|Residence hall move-in/move-out waste||Yes|
|Other (please specify below)||Yes|
A brief description of other materials the institution has recycled, composted, donated and/or re-sold:
Styrofoam is the only other material that institution includes in its waste diversion efforts. Plastic film, toner, clothes, and wood.
Materials intended for disposal but subsequently recovered and reused on campus, performance year (e.g. materials that are actively diverted from the landfill or incinerator and refurbished/repurposed) :
Does the institution use single stream recycling (a single container for commingled recyclables) to collect standard recyclables (i.e. paper, plastic, glass, metals) in common areas?:
Does the institution use dual stream (two separate containers for recyclables, e.g. one for paper and another for plastic, glass, and metals) to collect standard recyclables (i.e. paper, plastic, glass, metals) in common areas?:
Does the institution use multi-stream recycling (multiple containers that further separate different types of materials) to collect standard recyclables (i.e. paper, plastic, glass, metals) in common areas?:
Average contamination rate for the institution’s recycling program (percentage, 0-100):
A brief description of any recycling quality control mechanisms employed, e.g. efforts to minimize contamination and/or monitor the discard rates of the materials recovery facilities and mills to which materials are diverted:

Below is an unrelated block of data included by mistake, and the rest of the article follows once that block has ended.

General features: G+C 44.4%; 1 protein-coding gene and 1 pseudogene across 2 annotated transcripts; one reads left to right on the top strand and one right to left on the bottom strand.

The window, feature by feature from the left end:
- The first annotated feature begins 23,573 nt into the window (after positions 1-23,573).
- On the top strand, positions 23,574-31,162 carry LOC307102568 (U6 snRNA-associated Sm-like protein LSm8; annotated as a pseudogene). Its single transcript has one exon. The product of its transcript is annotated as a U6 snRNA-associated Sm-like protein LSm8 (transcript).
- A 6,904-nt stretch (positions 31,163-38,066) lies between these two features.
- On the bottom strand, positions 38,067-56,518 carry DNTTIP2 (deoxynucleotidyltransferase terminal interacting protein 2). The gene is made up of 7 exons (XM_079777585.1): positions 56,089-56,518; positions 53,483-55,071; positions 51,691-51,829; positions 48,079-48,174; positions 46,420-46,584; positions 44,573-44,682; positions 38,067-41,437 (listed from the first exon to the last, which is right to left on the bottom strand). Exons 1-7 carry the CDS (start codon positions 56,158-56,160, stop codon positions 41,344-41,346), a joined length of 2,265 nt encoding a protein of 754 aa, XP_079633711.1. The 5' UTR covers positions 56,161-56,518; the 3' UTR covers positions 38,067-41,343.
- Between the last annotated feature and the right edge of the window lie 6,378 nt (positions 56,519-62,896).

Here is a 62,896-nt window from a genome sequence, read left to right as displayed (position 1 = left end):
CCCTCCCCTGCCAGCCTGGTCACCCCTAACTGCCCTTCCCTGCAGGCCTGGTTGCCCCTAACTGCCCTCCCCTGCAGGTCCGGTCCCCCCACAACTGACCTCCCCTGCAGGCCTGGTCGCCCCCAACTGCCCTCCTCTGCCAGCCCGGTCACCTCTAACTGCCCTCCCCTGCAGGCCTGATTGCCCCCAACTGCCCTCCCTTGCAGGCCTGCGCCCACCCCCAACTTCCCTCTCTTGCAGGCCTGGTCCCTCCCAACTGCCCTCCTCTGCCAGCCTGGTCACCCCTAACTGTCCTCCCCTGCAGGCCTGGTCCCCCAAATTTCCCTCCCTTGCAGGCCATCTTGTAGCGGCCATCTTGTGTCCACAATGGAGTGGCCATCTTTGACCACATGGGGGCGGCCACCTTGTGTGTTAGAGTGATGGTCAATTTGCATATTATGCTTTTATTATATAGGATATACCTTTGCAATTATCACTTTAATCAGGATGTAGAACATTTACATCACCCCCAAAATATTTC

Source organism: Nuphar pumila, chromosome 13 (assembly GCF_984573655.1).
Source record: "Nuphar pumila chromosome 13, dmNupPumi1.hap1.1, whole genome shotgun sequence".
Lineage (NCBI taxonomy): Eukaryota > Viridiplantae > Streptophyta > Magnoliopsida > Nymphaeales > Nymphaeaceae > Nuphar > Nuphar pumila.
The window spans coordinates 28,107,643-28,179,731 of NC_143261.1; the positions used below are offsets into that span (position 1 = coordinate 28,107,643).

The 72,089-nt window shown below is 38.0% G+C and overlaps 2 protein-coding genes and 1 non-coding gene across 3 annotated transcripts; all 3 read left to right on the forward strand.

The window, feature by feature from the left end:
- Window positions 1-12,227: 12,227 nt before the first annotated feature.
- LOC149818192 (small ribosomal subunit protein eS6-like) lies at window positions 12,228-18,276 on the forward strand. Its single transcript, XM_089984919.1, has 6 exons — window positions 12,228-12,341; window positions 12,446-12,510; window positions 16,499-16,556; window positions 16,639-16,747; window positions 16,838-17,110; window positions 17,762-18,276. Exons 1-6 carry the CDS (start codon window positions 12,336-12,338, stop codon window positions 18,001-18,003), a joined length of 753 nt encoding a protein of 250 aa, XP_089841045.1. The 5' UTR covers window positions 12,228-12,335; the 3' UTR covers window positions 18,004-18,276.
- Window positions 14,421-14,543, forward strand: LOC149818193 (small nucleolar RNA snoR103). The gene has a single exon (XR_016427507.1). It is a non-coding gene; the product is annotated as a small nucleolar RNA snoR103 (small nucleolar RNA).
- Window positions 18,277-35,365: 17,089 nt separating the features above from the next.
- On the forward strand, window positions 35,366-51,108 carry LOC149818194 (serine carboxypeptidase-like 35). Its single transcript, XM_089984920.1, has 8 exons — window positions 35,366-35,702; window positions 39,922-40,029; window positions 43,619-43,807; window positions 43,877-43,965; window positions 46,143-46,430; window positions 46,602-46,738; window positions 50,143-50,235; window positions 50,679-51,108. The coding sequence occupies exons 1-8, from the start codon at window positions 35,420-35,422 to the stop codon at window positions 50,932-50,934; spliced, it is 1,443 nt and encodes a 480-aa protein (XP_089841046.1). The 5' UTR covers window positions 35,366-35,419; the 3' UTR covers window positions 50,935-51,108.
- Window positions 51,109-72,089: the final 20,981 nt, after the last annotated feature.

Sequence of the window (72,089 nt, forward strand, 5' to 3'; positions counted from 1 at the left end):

UC Merced employees a team of sixteen students that sort through every single bag of trash, recycling and compost. Any recyclable, compostable, and landfill material is sorted and separated into different bins before being sent to their appropriate facilities. Since all waste is sorted on site, there is no contamination once compost, recyclables, and landfill materials leave the campus. This operation does not include Housing and Dining.
A brief description of the institution's waste-related behavior change initiatives, e.g. initiatives to shift individual attitudes and practices such as signage and competitions:
The campus EcoRep Program has provided informational sessions and presentations on waste diversion. These have been interactive sessions that have engaged students to learn about how to dispose waste. The campus also provides Zero Waste Event training to campus constituency.
A brief description of the institution's waste audits and other initiatives to assess its materials management efforts and identify areas for improvement:
Yearly waste audits are conducted to assess materials management efforts.
A brief description of the institution's procurement policies designed to prevent waste (e.g. by minimizing packaging and purchasing in bulk):
To reduce packaging and the environmental impact of multiple deliveries, there is a $75 minimum purchase for orders with our strategic office supplies partner. In addition, Procurement Services incorporated sustainability specifications and evaluation criteria into local contracting processes.
A brief description of the institution's surplus department or formal office supplies exchange program that facilitates reuse of materials: